South Africa’s Limpopo province has been hit by a teenage pregnancy scare after a high school recorded a staggering 36 pregnancies in the past year with 13 of the girls diagnosed with HIV.
According to local media Limpopo Mirror, the 36 pregnancies at the Mukhwantheli Secondary School in Dididi outside Thohoyandou was discovered during the visit of the Limpopo Health MEC Dr Phophi Ramathuba on Tuesday to launch the province’s School Health Week.
Most of the students are between the ages of 17 and 19 years old and were impregnated by fellow students. “I can speak without any fear of contradiction that there are no blessers taking advantage of our pupils. The pupils do this all by themselves,” the school principal Mashudu Maboho told the Sowetan.
“The high number of pregnancies by pupils leads to drop-outs and absenteeism … We have also engaged the services of psychologists to help with counselling to the pupils,” the principal added.
The Sowetan spoke with a grade 10 male pupil at the school who was found to have impregnated three girls. Two of the girls he had impregnated have given birth while the third is due in December.
“I do odd jobs such as plumbing and electrical wiring during weekends and I hope to use the money to look after my children and their mothers,” said the 17-year-old boy.
The school’s governing board said it had no knowledge of the situation until the visit of the province official.
“It’s so sad that our children have fallen pregnant while at school. We are going to call parents to participate in the activities of the school with a view to assist the situation,” said the chairperson of the school governing body, Thakhani Munyai.
The Mukhwantheli Secondary School’s pregnancy surge comes three months after another school, Molautsi Secondary School, located in the same province recorded 27 pregnancies in July.
The majority of the pregnant students were in grade 12. An 18-year-old student gave birth to triplets and their father was a fellow student in the school.
The provincial authorities are calling on parents to talk to their children about sex and attend school meetings. Mukhwantheli Secondary School principal Mashudu Maboho said the majority of parents work in other provinces and do not attend school meetings. He also blamed substance abuse as one of the problems in the school.
The Limpopo Health MEC Dr Phophi Ramathuba warned the students at the School Health Week to abstain from sex and urged them to ensure a zero per cent pregnancy rate at the school next year.
Here are some social media reactions to the story.
I cannot begin to stress the significance sexual education moreover in black family households. We can not prevent teenagers from having sex, but teaching prevention, i feel, is the only way. Speak to your teenagers ?
— Momo (@mohaugirl) October 19, 2018
Some of the kids don’t even have role models and with broken homes it’s just a mess
— Sure Kamhunga (@sure_kamhunga) October 19, 2018
We can blame the kids all we want but let’s remember they are also products of teen pregnancy and their kids will also be teen moms/dads… sad.. how do we break the cycle..
In Zulu bathi izingane zezingane zithola izingane
— Siphelele (@siphelelegdube) October 19, 2018
I’ve just heard that 25 learners at Bela Bela Secondary School (also in Limpopo) are pregnant ?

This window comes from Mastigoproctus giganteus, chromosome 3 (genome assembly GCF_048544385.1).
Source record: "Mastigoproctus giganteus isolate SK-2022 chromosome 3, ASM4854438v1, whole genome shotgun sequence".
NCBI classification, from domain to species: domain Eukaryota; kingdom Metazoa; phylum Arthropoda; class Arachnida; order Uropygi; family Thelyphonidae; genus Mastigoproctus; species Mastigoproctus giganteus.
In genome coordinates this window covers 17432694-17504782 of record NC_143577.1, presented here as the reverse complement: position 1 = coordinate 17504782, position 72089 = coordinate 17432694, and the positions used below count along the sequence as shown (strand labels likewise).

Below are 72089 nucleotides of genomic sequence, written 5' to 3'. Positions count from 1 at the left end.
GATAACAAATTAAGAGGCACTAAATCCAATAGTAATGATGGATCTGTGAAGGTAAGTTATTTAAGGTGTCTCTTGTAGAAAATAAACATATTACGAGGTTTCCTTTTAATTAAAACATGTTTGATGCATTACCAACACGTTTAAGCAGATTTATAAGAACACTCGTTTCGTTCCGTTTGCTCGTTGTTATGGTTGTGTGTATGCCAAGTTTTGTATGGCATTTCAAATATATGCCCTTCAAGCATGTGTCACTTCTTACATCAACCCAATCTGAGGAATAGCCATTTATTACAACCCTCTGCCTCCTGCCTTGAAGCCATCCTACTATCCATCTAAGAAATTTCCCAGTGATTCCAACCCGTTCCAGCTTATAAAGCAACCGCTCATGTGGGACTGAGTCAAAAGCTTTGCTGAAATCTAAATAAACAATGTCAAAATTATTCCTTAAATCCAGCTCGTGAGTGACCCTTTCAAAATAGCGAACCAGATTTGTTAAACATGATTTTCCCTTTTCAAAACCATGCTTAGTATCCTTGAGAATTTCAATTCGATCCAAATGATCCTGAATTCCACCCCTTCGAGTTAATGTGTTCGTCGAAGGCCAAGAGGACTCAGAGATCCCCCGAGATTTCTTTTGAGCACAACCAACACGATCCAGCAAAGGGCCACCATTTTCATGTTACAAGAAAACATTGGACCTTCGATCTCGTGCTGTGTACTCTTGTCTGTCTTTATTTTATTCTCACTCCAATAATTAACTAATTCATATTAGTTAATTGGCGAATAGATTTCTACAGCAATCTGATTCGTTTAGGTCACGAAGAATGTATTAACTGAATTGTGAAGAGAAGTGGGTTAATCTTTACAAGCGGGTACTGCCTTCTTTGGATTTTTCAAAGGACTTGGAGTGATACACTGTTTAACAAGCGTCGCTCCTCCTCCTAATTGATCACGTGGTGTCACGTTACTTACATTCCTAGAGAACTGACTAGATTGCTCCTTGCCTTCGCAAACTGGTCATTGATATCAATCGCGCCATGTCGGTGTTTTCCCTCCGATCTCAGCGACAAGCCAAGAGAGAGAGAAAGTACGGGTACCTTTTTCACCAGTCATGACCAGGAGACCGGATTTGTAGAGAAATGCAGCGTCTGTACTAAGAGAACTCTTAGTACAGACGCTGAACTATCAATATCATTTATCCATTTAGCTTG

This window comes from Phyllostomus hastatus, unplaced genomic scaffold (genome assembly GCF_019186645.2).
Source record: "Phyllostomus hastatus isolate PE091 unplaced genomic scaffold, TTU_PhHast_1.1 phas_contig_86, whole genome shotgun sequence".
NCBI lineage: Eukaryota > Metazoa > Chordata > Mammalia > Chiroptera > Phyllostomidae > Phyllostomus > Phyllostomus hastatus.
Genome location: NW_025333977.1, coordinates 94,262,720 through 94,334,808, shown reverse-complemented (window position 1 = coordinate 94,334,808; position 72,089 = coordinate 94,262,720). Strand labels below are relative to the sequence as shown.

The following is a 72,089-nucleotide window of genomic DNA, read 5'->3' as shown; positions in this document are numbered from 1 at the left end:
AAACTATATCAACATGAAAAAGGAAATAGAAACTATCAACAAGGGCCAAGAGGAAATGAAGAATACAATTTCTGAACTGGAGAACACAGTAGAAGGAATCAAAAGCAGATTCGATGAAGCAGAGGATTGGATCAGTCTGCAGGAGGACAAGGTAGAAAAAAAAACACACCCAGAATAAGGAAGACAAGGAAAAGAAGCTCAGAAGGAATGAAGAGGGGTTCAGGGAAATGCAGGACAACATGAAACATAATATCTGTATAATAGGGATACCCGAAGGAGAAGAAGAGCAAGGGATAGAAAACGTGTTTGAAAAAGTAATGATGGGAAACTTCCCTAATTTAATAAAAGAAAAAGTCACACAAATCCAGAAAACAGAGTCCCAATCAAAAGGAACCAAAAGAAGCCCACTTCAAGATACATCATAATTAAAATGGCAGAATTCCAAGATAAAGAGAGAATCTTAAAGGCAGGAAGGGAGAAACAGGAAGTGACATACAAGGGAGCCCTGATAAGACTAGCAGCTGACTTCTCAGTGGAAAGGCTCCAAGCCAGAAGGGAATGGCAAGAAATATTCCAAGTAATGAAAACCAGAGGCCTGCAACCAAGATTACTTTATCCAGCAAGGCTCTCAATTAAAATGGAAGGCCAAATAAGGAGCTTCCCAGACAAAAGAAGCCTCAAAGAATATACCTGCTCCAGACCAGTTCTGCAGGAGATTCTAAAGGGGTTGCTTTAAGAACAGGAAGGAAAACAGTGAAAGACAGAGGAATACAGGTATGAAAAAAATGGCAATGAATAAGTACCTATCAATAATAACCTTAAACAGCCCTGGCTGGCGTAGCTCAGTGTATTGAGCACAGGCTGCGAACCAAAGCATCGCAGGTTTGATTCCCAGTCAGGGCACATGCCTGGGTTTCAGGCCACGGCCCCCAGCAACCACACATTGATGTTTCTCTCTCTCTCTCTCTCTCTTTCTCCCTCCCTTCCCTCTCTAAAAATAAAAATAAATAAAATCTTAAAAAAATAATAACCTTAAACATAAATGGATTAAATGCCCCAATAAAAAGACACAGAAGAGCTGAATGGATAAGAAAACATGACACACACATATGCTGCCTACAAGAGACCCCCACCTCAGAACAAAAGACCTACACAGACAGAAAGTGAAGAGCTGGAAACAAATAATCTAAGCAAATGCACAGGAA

— Lebo (@lebo_070) October 19, 2018
We need a multi pronged solution to this problem. It breaks the heart… sex education is a good start AND fundamental structural issues like lifting people’s real living standards need to be seriously considered, as well as proper recreational facilities etc..
— Tantaswa (@TantieFubu) October 19, 2018
Stop the grants….
— BRAAM P (@AIPCJTX) October 19, 2018
Imagine you’re one of the babies that will be born from this dilemma. Your future is sketchy already and you have no idea. You didn’t ask for it but you be born into it anyway. Life ?
— Khutšo Bapela (@Jerrijane01) October 19, 2018
SA hve a problem thnking by throwing lots of money at a problem,they are solving it
— leonard chikuruhumbe (@FarasiLeonard) October 19, 2018
Surely it must be seen as a crime…3 lives has no future then already burden gran parents should fit the bill.
— sporadically (@sporadically101) October 19, 2018
Oh well the government pays them grants anyway, it’s sad as we have to foot the bill through heavy taxation from SARS
— * Ncαbα 堡垒 (@yezwe) October 19, 2018
Sex education should be part of the educational curriculum (basic education)
— Brenda Dube (@boldcolours) October 19, 2018
As the saying goes an idle mind is the devils workshop. These schools have low entertainment activities or extracurricular ones. Sex ed is important but we need to teach children there is more to life than sexual activity. Broaden their view of the world etc
— James St. Patrick (@vincemutsenhu) October 19, 2018
I am shocked, I am speechless. We as society have failed our youth. We have no excuse. What can we do to prevent this from happening? What are the solutions? We owe this much to the future generations.
— Vilakazi (@Singawuthi) October 19, 2018
Poverty cycle is so disheartening! Also i think patriarchy has something to do with this trend….My people perish for a lack of knowledge?
— Twimbos On ZAR (@Twimbos_ZAR) October 19, 2018
This is one of My biggest worries.our teens are just careless.not afraid of diseases as well.3 kids at 17 is just a plan for disaster?
— Nomfundo Sidzamba (@Mfindsy) October 19, 2018